The Department of Labor’s Fair Standards Labor Act (FLSA) protects against child labor by setting requirements for age, minimum wage, and types of work. Some states’ child labor laws go beyond the federal requirements.

The Fair Standards Labor Act essential provides that children who engage in non-agricultural work should generally be 16 years old. However, under certain conditions, even 14-year-olds may work in certain occupations provided that there is no overlap with school hours.

For agricultural work (such as farming), the minimum age for children is 12 under the federal law. Parents must permit their child to work and the working hours must not coined with school hours.

Further Limitations on Child Labor in Hazardous Occupations

The Fair Standards Labor Act prohibits children under the age of 18 to work in certain occupations deemed to be hazardous by the Secretary of Labor. These same rules apply even if you hire your own children.

The job-related activities that are deemed to be hazardous include:

  • Manufacturing and storing explosives
  • Activities related to motor vehicles (driving, helping to unload)
  • Forestry and firefighting-related occupations
  • Working with power-driven machines (woodworking, hoisting, metal-forming, saws, bakery machines, paper-products machines)
  • Activities that involve exposure to radioactive materials
  • Mining of coal specifically, as well as mining generally
  • Packing and servicing of meats
  • Any work on or about rooftops
  • Demolition and wrecking activities
  • Excavation activities

There are a total of 17 categories of hazardous occupations that are closed to children who are under the age of 18.

Typical Restrictions on the Labor of Children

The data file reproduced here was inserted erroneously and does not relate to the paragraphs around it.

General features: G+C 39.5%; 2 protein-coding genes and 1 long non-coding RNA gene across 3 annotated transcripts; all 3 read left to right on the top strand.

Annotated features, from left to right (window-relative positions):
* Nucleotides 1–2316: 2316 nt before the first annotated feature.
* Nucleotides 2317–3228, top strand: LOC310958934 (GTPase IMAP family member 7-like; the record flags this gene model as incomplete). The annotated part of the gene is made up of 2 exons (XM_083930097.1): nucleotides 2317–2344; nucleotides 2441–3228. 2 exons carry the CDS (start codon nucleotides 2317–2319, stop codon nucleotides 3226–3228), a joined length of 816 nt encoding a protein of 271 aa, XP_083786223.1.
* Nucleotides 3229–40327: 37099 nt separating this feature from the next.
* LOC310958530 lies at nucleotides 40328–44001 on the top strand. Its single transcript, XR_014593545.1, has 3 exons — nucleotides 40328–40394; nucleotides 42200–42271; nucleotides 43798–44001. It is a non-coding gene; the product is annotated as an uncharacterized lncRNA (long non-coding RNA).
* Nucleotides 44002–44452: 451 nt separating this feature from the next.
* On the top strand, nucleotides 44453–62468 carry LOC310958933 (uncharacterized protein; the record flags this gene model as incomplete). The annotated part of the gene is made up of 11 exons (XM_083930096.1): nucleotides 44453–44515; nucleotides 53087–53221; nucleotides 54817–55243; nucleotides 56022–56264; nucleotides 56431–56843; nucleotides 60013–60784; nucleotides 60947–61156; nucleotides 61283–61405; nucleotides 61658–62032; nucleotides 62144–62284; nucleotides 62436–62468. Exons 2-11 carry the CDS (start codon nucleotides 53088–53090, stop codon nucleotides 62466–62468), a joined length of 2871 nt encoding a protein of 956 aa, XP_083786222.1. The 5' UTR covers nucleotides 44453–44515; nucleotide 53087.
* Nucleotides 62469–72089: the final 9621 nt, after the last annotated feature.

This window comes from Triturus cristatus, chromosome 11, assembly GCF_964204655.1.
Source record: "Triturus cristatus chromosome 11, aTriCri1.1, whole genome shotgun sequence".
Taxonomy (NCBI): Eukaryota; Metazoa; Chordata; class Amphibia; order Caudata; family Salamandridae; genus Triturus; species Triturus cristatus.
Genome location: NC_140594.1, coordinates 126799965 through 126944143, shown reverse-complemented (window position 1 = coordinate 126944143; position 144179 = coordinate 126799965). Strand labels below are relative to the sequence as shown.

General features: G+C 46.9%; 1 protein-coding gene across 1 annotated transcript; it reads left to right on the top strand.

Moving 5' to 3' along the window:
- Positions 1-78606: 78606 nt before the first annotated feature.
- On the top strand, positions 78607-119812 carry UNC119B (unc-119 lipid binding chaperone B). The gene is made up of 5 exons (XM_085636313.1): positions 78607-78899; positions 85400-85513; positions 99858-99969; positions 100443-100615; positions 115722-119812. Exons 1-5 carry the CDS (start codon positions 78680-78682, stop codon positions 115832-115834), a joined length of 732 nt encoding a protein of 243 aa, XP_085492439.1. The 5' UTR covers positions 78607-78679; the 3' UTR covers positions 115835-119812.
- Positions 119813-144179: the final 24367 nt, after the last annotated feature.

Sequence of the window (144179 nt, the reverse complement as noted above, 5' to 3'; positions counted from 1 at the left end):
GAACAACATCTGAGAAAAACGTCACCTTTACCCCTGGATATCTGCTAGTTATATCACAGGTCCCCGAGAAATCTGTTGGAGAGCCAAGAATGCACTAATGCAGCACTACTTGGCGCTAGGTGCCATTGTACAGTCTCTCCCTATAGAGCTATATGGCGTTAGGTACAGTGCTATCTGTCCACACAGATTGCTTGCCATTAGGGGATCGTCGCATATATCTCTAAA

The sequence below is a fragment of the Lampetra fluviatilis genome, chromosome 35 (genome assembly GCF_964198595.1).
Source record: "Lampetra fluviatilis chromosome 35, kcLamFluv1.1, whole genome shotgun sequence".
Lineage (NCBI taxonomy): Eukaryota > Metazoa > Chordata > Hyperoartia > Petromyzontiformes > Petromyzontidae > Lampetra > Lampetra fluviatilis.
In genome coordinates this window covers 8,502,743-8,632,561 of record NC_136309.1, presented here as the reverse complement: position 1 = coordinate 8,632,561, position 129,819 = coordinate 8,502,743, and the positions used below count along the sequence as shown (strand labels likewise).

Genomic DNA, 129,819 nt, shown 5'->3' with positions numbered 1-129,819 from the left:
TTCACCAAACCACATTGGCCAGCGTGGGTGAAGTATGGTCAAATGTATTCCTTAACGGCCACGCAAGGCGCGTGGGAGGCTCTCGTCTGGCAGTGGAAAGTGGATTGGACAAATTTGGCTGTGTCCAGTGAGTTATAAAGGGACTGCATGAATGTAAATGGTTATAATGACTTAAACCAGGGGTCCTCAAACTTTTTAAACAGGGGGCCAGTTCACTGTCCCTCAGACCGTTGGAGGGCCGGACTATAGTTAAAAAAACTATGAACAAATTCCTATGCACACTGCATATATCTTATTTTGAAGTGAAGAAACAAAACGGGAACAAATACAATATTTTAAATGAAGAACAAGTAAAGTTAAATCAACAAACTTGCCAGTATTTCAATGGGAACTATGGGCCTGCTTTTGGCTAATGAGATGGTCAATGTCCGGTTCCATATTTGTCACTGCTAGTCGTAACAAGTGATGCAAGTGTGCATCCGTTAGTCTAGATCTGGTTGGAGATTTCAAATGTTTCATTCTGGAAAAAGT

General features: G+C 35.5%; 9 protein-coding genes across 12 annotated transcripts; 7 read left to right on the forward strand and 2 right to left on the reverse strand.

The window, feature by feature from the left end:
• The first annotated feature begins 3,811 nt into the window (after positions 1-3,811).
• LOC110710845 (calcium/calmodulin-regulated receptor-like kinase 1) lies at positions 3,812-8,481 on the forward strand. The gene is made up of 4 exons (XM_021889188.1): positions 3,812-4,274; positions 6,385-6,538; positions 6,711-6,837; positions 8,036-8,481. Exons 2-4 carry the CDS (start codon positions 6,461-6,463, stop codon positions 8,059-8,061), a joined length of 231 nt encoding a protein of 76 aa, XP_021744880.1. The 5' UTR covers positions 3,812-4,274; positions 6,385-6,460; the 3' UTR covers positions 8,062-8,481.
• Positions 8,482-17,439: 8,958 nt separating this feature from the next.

Below is an outline of the typical restrictions that apply to children in different age categories.

Children Ages 14 and 15: since this is the youngest category of children permitted to work (except for children in agriculture), the most regulations apply here:

  • When school is in session, these children are permitted to work a maximum of 18 hours per week and no more than 3 hours per day. Work during the school year must not begin before 7 a.m. or end after 7 p.m.
  • When school is not in session, a 40-hour week (with a maximum of 8 hours per day) is permitted. Between June 1st and the Labor Day, 14 and 15 year olds are not permitted to work beyond 9 p.m.
  • Possible jobs are limited to restaurant work, food service, retail, and gasoline service work, provided that there is no conflict with school hours.

Children Ages 16 and 17: fewer regulations apply for this age group. These children’s hours of work are not capped; however, they still cannot work in industries deemed to be hazardous. Under federal law, 16 is the basic minimum age, so unlimited hours of work are permitted in non-hazardous occupations.

18-Year-Olds: special federal child labor laws are no longer applicable to those over 18. However, general federal employment and labor laws for employees, of course, still apply.

Federally Mandated Minimum Wage for the Youths

After initial employment, youths under 20 years of age may be paid a lower minimum wage of $4.25 per hour for a period of 90 calendar (not working) days.

What Are Some Exemptions to Child Labor Laws and Regulations?

There are several exemptions to the federal child labor laws. For example, there are certain exceptions for:

  • Children who work for their parent’s solely-owned non-farm business (restrictions on hazardous activities still apply)
  • Children who perform in theater, on the radio, or on television
  • Delivering newspapers for consumers
  • Making evergreen wreaths

Seeking Legal Help

If you think that your child rights had been violated at work, you may need assistance from an employment or labor lawyer. A lawyer can help you understand your child’s rights and the various laws that may apply to his or her situation. Since strict federal laws apply to children’s work, many work-related issues such as injuries, harassment, or discrimination may require a nuanced approach.